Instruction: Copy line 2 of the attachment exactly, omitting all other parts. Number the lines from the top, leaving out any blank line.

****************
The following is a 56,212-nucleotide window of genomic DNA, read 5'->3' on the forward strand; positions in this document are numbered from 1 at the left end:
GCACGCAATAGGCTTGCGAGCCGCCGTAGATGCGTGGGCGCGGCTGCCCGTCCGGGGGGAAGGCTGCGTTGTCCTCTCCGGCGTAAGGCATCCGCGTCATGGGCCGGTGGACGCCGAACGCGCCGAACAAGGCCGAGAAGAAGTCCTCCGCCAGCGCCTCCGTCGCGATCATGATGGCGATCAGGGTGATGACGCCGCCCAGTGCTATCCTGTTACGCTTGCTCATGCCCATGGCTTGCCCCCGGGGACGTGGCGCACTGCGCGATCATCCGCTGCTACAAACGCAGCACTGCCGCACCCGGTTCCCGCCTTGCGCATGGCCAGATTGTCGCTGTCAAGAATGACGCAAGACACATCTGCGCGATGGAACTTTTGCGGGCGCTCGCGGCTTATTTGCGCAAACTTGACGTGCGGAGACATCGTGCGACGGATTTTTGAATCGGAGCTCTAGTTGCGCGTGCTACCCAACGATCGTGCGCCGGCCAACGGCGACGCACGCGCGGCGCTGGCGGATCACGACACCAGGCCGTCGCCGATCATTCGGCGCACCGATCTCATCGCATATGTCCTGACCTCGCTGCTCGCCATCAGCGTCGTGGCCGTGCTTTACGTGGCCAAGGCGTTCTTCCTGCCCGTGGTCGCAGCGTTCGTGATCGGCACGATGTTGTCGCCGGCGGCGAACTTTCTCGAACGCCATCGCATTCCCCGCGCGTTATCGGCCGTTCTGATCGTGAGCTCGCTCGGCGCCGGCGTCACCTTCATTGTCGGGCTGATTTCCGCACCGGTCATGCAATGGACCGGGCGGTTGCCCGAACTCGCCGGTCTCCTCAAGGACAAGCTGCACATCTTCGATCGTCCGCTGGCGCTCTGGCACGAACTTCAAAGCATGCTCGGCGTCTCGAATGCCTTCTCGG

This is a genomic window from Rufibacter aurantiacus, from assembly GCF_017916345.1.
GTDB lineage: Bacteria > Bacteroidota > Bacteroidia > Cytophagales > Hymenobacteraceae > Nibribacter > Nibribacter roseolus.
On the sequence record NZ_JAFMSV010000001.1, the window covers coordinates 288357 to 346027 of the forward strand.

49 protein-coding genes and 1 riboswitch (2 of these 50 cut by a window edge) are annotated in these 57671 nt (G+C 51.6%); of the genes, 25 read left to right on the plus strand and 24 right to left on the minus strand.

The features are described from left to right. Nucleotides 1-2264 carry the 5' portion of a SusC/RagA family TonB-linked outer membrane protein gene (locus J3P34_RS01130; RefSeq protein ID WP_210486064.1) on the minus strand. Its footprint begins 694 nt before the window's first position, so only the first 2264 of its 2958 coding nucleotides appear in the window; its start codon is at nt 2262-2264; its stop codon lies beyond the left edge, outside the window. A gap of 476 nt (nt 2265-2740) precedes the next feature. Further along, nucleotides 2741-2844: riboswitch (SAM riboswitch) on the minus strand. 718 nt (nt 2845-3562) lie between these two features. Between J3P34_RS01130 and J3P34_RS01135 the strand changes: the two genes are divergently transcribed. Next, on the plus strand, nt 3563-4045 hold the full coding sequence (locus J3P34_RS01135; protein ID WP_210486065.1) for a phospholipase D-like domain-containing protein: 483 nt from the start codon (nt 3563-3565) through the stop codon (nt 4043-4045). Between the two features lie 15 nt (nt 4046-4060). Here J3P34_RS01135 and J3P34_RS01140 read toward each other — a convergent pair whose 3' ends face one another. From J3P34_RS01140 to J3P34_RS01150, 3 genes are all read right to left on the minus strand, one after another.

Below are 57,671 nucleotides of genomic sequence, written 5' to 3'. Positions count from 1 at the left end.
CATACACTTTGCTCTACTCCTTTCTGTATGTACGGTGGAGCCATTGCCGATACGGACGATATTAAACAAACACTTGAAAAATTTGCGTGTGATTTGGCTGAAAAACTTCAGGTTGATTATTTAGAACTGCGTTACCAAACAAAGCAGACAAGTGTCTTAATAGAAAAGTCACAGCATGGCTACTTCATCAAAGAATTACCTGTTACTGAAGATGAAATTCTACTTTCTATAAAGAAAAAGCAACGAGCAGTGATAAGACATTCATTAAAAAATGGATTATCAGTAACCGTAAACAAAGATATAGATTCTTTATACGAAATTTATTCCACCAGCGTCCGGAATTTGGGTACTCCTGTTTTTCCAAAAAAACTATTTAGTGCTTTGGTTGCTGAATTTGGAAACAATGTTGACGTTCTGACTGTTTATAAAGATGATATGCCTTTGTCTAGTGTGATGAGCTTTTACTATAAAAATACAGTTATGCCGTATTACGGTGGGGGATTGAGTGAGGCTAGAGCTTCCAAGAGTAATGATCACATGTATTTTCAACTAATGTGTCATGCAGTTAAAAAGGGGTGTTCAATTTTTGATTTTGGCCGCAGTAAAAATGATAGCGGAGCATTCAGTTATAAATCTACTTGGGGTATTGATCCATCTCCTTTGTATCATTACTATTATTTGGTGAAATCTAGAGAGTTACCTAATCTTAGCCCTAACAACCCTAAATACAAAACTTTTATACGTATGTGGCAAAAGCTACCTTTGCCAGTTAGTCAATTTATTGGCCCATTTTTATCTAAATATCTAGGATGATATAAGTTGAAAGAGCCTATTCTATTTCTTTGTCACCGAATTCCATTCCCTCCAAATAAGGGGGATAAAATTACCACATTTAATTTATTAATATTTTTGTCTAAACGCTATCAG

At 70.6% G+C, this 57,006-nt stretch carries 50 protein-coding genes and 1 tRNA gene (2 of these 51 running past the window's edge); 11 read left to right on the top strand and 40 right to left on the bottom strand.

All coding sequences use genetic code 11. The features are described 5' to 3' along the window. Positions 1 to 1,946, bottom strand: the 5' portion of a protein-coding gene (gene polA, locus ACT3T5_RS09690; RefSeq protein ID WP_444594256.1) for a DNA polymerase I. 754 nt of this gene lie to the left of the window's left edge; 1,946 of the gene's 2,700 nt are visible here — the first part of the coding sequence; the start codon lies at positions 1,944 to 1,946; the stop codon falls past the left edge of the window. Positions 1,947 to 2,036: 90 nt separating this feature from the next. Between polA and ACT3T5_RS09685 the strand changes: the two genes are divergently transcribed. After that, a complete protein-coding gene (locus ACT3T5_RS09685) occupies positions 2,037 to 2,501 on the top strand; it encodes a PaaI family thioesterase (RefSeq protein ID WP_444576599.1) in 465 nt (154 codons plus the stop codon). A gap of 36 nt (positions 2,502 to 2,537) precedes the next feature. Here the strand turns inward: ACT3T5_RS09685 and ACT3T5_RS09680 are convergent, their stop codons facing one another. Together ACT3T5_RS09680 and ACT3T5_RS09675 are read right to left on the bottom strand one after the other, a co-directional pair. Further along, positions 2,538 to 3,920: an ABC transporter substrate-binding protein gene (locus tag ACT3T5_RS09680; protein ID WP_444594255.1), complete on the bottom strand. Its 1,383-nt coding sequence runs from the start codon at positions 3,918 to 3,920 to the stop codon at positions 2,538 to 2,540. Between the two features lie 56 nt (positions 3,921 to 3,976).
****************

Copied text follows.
GCACGCAATAGGCTTGCGAGCCGCCGTAGATGCGTGGGCGCGGCTGCCCGTCCGGGGGGAAGGCTGCGTTGTCCTCTCCGGCGTAAGGCATCCGCGTCATGGGCCGGTGGACGCCGAACGCGCCGAACAAGGCCGAGAAGAAGTCCTCCGCCAGCGCCTCCGTCGCGATCATGATGGCGATCAGGGTGATGACGCCGCCCAGTGCTATCCTGTTACGCTTGCTCATGCCCATGGCTTGCCCCCGGGGACGTGGCGCACTGCGCGATCATCCGCTGCTACAAACGCAGCACTGCCGCACCCGGTTCCCGCCTTGCGCATGGCCAGATTGTCGCTGTCAAGAATGACGCAAGACACATCTGCGCGATGGAACTTTTGCGGGCGCTCGCGGCTTATTTGCGCAAACTTGACGTGCGGAGACATCGTGCGACGGATTTTTGAATCGGAGCTCTAGTTGCGCGTGCTACCCAACGATCGTGCGCCGGCCAACGGCGACGCACGCGCGGCGCTGGCGGATCACGACACCAGGCCGTCGCCGATCATTCGGCGCACCGATCTCATCGCATATGTCCTGACCTCGCTGCTCGCCATCAGCGTCGTGGCCGTGCTTTACGTGGCCAAGGCGTTCTTCCTGCCCGTGGTCGCAGCGTTCGTGATCGGCACGATGTTGTCGCCGGCGGCGAACTTTCTCGAACGCCATCGCATTCCCCGCGCGTTATCGGCCGTTCTGATCGTGAGCTCGCTCGGCGCCGGCGTCACCTTCATTGTCGGGCTGATTTCCGCACCGGTCATGCAATGGACCGGGCGGTTGCCCGAACTCGCCGGTCTCCTCAAGGACAAGCTGCACATCTTCGATCGTCCGCTGGCGCTCTGGCACGAACTTCAAAGCATGCTCGGCGTCTCGAATGCCTTCTCGG